The Prime Minister will face the backbench 1922 Committee to appeal for loyalty as hardcore Brexiteers said they would not waver in opposing her deal.
But it will be too late to stop MPs starting the process of ‘indicative votes’ this evening on alternative options for Brexit, which are set to include remaining in the single market and customs union, as well as putting the deal to the people in a second referendum, or cancelling the UK’s exit altogether.
In a historic vote on Monday night, MPs dealt a crushing blow to the government’s authority by voting to take control of the Commons order paper and the Brexit process, by 329 votes to 302.
Mrs May’s one-time allies in the DUP also turned their backs on her today, saying they would not be bullied into backing a “toxic” Brexit deal. After losing three more ministers on Monday night, Mrs May is braced for further Commons revolts, with members of her Cabinet demanding free votes on the various Brexit options set to be presented.
No decision has yet been made on whether the indicative votes will be whipped, with a Downing Street spokesman refusing to comment on discussions among ministers on the issue at a two-hour Cabinet meeting today. MPs will be asked to select which alternative Brexit options they support, with a ‘run-off’ ballot for the most popular proposals to be held on Monday.
With dozens of Tory Brexiteers still refusing to back the Prime Minister’s Brexit deal, tomorrow night’s meeting of the 1922 Committee is expected to hear calls for Mrs May to stand down before the next phase of talks. The Prime Minister’s official spokesman said it was “extremely unlikely” the deal would be put to MPs tomorrow, but a vote must be held this week to meet the terms set by the EU for the extension of Article 50 to 22 May.
Commons Leader Andrea Leadsom said the Prime Minister was having ongoing discussions “so that we can, if possible this week, approve the deal and guarantee Brexit”.
At Cabinet, environment secretary Michael Gove is reported to have called for a third vote on the deal to be held on Friday 29 March – the day the UK was originally intended to leave the EU – using symbolism in a bid to attract Brexiteers. Some critics of the government’s deal have switched their positions, facing the risk of a possible second EU referendum or the revocation of Article 50.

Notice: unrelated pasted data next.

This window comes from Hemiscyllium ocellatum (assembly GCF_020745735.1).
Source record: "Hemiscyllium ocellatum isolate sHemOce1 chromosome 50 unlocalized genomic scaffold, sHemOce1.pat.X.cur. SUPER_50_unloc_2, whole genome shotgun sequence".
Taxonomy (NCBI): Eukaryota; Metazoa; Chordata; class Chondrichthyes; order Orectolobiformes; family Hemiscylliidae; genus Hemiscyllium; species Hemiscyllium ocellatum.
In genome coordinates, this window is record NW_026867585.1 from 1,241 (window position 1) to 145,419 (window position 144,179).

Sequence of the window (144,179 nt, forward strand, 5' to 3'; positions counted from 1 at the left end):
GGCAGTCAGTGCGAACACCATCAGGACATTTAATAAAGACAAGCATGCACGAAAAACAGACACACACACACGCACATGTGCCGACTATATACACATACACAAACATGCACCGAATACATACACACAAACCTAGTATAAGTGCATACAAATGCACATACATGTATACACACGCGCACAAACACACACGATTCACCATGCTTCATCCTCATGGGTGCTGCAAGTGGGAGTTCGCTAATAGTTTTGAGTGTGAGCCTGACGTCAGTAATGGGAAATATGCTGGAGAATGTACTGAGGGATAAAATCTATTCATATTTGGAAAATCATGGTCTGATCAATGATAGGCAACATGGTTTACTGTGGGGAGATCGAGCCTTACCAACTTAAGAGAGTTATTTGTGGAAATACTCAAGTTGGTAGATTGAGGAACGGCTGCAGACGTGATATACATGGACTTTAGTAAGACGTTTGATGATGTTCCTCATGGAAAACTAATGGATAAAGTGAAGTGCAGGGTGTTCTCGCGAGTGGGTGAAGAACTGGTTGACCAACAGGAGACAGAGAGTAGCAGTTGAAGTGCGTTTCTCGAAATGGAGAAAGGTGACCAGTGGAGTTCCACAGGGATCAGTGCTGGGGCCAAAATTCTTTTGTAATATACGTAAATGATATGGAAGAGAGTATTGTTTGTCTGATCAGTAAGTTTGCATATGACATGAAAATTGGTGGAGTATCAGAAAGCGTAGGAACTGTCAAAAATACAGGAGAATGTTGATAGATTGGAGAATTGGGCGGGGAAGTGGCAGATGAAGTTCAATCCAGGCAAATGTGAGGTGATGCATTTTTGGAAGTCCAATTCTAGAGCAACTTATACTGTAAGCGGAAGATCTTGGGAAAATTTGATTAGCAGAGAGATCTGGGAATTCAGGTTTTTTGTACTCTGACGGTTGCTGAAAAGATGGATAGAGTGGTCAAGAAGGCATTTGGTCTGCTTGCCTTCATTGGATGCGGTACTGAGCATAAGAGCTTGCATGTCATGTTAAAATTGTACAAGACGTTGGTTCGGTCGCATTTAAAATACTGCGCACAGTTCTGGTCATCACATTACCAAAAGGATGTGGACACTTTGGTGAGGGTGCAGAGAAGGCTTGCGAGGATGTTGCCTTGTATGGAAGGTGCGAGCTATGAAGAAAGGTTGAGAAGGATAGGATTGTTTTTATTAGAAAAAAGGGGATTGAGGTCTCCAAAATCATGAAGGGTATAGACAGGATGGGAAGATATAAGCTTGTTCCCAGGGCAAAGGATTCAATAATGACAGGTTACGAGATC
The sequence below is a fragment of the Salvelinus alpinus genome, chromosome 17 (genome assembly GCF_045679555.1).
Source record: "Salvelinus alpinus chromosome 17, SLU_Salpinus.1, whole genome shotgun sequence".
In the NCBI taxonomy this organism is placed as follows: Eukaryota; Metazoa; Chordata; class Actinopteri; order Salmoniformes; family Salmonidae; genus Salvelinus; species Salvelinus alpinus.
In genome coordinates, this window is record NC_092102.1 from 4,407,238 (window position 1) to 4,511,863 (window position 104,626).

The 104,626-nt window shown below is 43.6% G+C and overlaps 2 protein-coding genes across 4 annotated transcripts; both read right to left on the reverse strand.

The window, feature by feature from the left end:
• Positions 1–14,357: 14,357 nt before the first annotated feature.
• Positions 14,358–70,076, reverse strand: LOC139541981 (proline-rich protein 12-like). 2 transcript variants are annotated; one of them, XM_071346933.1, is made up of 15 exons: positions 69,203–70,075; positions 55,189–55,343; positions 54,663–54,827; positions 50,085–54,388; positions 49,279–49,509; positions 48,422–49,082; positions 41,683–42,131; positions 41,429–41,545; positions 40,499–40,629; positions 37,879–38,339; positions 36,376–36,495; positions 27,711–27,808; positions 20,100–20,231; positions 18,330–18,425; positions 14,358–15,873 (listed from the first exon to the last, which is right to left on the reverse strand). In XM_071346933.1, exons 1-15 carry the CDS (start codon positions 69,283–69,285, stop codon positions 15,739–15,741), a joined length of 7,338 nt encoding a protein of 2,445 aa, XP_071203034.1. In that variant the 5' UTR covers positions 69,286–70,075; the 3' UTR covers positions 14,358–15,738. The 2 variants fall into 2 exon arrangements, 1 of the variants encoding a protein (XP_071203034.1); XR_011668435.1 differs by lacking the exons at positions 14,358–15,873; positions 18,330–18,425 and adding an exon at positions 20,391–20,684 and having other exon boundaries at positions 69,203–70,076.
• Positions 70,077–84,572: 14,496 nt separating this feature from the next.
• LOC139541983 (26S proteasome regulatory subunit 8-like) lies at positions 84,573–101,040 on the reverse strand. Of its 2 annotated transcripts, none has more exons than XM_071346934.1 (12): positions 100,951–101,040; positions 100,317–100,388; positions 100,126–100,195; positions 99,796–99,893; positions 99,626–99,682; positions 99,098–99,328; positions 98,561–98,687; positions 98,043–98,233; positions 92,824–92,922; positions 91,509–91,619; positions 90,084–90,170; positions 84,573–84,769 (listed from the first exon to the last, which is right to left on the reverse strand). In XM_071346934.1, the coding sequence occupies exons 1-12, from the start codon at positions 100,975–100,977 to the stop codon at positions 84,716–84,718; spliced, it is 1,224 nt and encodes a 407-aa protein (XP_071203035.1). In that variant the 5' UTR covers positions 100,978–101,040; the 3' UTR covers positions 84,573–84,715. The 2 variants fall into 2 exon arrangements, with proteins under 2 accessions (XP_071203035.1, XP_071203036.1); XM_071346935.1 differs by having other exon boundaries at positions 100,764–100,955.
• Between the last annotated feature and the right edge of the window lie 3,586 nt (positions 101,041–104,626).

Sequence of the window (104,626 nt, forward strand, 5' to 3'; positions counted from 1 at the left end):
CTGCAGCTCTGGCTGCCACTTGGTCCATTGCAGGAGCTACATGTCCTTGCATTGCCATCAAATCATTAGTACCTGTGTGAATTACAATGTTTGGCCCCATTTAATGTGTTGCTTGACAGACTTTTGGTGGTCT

They include the chairman of the influential European Research Group, Jacob Rees-Mogg, who admitted “the choice seems to be Mrs May’s deal or no Brexit”.
“I have always thought that no deal is better than Mrs May’s deal, but Mrs May’s deal is better than not leaving at all,” Mr Rees-Mogg told a ConservativeHome podcast. He added that Brexit may now be a “process rather than an event” and it could take time to fully break away from Brussels.
Former whip Michael Fabricant said he had reached the same “dreadful conclusion” on Mrs May’s deal and a new prime minister would be able to negotiate a “better and more distanced relationship” with the EU after Brexit.
Boris Johnson hinted that he could be about to shift his position if a different Prime Minister took Brexit talks in a new direction.
He told a public meeting “I am not there yet”, but offering to support the deal if it leads to a Canada-style trade deal between the UK and the EU.
But there is little hope of Mrs May’s deal passing while it continues to be opposed by the DUP.
The party’s Brexit spokesman Sammy Wilson said he would prefer to see the UK forced into a longer Brexit delay, potentially until the end of the year, rather than vote for the Prime Minister’s “rotten deal”.
“Even if we are forced into a one-year extension, we at least would have a say on the things which affect us during that time and would have the right to unilaterally decide to leave at the end of that one-year period through the simple decision of not applying for a further extension,” Mr Wilson wrote in the Daily Telegraph.
He added: “There are some colleagues who I admire greatly and who have stood firmly with us in defending Northern Ireland who now take the view that the Withdrawal Agreement, even though it is a rotten deal, is better than losing Brexit.
“To them I say that, if the deal goes through, we have lost our right to leave the EU.”
SNP MP Joanna Cherry has submitted a motion calling for Article 50 to be revoked if a no-deal Brexit is looming.
The motion would require the government to hold a debate and vote two days before the UK’s exit date if a deal hasn’t been agreed. If MPs refuse to authorise no-deal, the Prime Minister would be required to halt Brexit by revoking Article 50.
The motion has been signed by 33 MPs including Conservative former attorney general Dominic Grieve, Liberal Democrat leader Sir Vince Cable and all 11 members of The Independent Group.
Other proposals submitted by MPs include the so-called Kyle-Wilson compromise, which would put any Brexit deal to a public vote. Conservative MP Nick Boles has put forward a proposal for the UK to join the European Free Trade Association.